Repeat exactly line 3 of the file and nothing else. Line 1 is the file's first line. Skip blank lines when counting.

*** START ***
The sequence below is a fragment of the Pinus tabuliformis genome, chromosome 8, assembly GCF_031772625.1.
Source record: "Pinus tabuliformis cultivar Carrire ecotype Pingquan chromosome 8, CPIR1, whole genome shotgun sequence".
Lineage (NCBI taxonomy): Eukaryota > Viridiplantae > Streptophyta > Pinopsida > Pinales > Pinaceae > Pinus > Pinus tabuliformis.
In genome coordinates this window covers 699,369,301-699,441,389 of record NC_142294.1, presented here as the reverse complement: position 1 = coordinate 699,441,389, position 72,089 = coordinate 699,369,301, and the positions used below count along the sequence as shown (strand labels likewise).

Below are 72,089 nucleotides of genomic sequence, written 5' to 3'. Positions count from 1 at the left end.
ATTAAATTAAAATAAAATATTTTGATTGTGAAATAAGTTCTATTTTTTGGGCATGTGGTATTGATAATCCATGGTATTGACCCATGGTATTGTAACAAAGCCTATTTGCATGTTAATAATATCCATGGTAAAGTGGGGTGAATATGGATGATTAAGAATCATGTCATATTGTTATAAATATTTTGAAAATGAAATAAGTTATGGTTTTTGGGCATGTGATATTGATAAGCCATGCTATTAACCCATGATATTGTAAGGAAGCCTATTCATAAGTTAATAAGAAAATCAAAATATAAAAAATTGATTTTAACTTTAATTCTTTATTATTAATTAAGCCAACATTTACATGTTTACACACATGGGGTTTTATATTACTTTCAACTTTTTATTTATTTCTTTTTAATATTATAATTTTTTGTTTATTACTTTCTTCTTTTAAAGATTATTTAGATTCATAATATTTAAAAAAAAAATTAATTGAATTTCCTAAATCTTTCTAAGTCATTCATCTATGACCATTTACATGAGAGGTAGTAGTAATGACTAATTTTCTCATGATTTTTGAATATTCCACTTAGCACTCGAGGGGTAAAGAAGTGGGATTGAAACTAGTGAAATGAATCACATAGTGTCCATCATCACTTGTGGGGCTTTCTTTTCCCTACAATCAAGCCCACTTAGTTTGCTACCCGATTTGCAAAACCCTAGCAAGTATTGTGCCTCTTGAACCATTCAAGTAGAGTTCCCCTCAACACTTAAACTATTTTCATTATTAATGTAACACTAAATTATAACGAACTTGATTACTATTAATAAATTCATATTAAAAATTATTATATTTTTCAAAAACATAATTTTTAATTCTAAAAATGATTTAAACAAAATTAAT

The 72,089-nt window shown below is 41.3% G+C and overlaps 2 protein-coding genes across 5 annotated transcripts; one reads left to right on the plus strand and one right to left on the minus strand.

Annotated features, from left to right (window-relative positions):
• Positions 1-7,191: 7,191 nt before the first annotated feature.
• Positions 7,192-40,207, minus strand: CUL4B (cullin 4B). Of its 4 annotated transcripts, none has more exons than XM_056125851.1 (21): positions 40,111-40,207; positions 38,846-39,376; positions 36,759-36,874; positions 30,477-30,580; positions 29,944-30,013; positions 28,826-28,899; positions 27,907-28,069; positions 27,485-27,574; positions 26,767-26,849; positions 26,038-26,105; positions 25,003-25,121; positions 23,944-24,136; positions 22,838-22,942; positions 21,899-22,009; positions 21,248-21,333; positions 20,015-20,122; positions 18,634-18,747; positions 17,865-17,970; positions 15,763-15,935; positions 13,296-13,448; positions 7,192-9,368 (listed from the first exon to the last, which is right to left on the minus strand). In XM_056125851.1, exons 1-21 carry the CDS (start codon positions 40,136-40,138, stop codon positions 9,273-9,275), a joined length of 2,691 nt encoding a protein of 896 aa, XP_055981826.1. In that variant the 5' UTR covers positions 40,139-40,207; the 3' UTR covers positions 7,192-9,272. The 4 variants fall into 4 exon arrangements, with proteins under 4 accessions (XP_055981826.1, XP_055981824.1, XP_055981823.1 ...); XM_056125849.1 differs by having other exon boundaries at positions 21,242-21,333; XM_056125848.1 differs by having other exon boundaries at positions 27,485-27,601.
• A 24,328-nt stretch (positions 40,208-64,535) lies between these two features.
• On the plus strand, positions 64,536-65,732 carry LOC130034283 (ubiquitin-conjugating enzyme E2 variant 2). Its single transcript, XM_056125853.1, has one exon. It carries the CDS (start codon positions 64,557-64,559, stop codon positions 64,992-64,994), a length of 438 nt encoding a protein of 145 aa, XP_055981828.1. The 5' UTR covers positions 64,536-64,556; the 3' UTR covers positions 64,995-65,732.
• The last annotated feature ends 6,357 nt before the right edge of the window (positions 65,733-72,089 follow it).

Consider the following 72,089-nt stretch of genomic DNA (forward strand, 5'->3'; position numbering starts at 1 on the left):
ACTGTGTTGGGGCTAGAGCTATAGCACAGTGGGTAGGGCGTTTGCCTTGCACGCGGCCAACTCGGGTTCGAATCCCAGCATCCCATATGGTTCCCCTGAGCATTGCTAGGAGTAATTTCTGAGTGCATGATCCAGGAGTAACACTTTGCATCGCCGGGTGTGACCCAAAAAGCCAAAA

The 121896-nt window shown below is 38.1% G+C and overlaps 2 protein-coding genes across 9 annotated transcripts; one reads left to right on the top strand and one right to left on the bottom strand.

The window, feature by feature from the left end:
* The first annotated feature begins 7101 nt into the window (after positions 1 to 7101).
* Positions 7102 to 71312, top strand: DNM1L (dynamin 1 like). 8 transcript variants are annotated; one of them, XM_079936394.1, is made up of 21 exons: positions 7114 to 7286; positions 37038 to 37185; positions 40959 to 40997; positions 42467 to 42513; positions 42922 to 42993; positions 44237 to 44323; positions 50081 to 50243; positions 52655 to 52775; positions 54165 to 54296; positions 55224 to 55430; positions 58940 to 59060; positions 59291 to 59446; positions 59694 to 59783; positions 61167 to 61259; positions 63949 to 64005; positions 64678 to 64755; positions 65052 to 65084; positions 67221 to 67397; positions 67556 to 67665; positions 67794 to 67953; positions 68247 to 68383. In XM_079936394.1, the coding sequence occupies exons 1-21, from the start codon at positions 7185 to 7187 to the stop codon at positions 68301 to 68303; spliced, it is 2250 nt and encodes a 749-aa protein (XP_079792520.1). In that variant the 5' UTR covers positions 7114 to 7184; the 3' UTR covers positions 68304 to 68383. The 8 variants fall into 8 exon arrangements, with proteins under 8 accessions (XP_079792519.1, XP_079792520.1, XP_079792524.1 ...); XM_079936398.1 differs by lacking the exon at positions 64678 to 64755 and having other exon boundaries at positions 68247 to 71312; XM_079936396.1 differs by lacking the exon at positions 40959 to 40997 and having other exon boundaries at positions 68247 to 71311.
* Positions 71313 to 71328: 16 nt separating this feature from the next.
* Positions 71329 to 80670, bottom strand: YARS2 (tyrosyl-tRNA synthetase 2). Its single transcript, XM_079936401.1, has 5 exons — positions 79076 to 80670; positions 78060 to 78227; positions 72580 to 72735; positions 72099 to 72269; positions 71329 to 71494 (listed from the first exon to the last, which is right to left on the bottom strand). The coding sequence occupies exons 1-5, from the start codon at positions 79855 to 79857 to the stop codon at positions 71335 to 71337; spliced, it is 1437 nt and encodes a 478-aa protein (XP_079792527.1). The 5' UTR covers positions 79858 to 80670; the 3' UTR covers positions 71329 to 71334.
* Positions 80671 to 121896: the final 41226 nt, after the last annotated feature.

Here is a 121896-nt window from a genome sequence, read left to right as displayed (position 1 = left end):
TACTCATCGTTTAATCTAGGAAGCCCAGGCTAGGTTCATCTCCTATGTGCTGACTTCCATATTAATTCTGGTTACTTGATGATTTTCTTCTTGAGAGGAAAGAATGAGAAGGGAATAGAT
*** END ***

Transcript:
Lineage (NCBI taxonomy): Eukaryota > Viridiplantae > Streptophyta > Pinopsida > Pinales > Pinaceae > Pinus > Pinus tabuliformis.